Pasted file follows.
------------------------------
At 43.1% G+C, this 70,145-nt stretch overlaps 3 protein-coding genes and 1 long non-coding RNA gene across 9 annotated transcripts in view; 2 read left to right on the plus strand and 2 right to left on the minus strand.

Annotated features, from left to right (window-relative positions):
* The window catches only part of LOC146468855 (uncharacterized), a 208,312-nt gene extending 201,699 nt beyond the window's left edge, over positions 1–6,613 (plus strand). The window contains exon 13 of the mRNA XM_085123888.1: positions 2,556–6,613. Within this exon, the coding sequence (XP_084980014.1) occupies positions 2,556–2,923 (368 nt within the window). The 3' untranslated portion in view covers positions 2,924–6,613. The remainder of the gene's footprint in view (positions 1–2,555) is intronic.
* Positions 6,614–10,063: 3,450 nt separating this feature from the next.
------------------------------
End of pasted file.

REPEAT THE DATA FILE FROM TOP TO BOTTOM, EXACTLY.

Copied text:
At 43.1% G+C, this 70,145-nt stretch overlaps 3 protein-coding genes and 1 long non-coding RNA gene across 9 annotated transcripts in view; 2 read left to right on the plus strand and 2 right to left on the minus strand.

Annotated features, from left to right (window-relative positions):
* The window catches only part of LOC146468855 (uncharacterized), a 208,312-nt gene extending 201,699 nt beyond the window's left edge, over positions 1–6,613 (plus strand). The window contains exon 13 of the mRNA XM_085123888.1: positions 2,556–6,613. Within this exon, the coding sequence (XP_084980014.1) occupies positions 2,556–2,923 (368 nt within the window). The 3' untranslated portion in view covers positions 2,924–6,613. The remainder of the gene's footprint in view (positions 1–2,555) is intronic.
* Positions 6,614–10,063: 3,450 nt separating this feature from the next.